LOS ANGELES -- The U.S. Environmental Protection Agency (EPA), the U.S. Department of Justice and the California Department of Toxic Substances Control (DTSC) have reached a $56.6 million settlement with Montrose Chemical Corporation of California, Bayer CropScience, Inc., TFCF America, Inc., Stauffer Management Company LLC, and JCI Jones Chemicals, Inc. for further cleanup work of contaminated groundwater at the Dual Site Groundwater Operable Unit of the Montrose Chemical Corp. and Del Amo Superfund Sites (also known as the Dual Site) in Los Angeles County, California.
This work will include operating and maintaining the primary groundwater treatment system for the remedy selected in the 1999 Dual Site cleanup plan. The settlement also includes payment to EPA of $4 million in past costs, another payment of costs incurred by DTSC, and payment of EPA’s and DTSC’s future oversight costs
“This settlement ensures the long-term operation of the groundwater cleanup system,” said John Busterud, EPA’s Regional Administrator for the Pacific Southwest. “EPA is committed to the removal of contaminants from our groundwater in Los Angeles County.”
“DTSC is pleased with the strong collaborative partnership we have developed with the U.S. EPA team on this project,” said California Department of Toxic Substances Control Director, Meredith Williams. “We are looking forward to supporting U.S. EPA’s efforts and will continue to protect the state’s interests by making polluters pay for the cleanup.”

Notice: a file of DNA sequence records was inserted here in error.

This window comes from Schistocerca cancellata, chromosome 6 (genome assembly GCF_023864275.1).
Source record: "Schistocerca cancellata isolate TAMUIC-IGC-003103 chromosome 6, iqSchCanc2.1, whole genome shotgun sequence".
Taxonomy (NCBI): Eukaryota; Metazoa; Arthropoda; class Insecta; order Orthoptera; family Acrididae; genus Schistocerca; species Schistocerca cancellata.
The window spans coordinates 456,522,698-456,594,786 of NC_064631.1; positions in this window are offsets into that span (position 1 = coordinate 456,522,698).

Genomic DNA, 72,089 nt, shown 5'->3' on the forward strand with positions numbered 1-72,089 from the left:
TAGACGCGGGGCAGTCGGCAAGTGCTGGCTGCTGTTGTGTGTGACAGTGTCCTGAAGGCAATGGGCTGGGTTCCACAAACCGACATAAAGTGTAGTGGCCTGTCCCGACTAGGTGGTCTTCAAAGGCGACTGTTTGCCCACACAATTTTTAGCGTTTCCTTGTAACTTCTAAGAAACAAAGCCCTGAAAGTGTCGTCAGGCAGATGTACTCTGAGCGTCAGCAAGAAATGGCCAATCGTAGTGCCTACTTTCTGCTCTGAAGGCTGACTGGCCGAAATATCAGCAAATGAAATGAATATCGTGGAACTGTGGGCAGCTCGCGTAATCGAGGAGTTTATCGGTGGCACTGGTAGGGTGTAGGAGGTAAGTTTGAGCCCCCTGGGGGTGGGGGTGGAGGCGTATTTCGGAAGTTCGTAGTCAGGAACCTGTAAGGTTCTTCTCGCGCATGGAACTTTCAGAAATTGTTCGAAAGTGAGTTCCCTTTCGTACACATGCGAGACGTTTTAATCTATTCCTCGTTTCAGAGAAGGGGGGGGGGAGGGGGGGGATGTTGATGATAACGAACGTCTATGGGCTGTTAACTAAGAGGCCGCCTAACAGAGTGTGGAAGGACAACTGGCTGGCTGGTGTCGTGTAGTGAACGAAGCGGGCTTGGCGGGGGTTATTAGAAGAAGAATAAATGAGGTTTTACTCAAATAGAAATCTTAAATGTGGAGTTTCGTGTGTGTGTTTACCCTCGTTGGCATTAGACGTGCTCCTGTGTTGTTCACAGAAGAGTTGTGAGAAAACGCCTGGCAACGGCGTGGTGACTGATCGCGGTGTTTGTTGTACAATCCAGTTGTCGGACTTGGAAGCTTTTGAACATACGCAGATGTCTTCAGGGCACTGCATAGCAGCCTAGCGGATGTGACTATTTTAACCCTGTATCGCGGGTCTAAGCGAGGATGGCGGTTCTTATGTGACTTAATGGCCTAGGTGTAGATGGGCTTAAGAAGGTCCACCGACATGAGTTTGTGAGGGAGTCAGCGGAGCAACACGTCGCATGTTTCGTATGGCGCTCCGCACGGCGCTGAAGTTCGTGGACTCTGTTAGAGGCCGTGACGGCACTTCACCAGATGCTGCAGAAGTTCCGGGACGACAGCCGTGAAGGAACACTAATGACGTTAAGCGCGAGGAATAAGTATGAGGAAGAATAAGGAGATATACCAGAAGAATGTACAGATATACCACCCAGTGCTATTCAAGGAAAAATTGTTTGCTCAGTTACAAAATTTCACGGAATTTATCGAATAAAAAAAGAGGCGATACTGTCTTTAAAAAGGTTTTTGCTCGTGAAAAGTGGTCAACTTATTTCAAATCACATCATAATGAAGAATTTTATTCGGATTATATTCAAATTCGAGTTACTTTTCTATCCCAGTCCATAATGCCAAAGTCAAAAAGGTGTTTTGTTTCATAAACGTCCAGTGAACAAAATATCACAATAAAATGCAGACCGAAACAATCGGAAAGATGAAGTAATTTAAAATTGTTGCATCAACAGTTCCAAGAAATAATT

Groundwater at the Dual Site is contaminated with hazardous substances from industrial operations, including chlorobenzene from the former Montrose facility where DDT was manufactured, benzene from the Del Amo facility where synthetic rubber was manufactured, and trichloroethylene (TCE) related to several facilities. This settlement specifically addresses the chlorobenzene plume, which refers to the entire distribution of chlorobenzene in groundwater at the Dual Site and all other contaminants that are commingled with the chlorobenzene.
Cleanup activities will involve pumping the groundwater in the chlorobenzene plume and treating it to federal and State of California cleanup standards identified in the 1999 remedy. The treated water will then be reinjected into the aquifer outside of the contaminated groundwater area. The objective is to contain a zone of groundwater contamination surrounding source areas (also known as the ‘containment zone’) and clean up the chlorobenzene plume outside of that zone. Containment will occur soon after pumping operations begin, and cleanup of groundwater beyond the containment zone is expected to take approximately 50 years to complete. In addition, EPA will pursue settlements with other parties to conduct cleanup work selected for the benzene and TCE plumes in the Dual Site cleanup plan.
A consent decree formalizing the settlement was lodged on August 6th by the U.S. Department of Justice and is subject to a 30-day public comment period and approval by the federal court.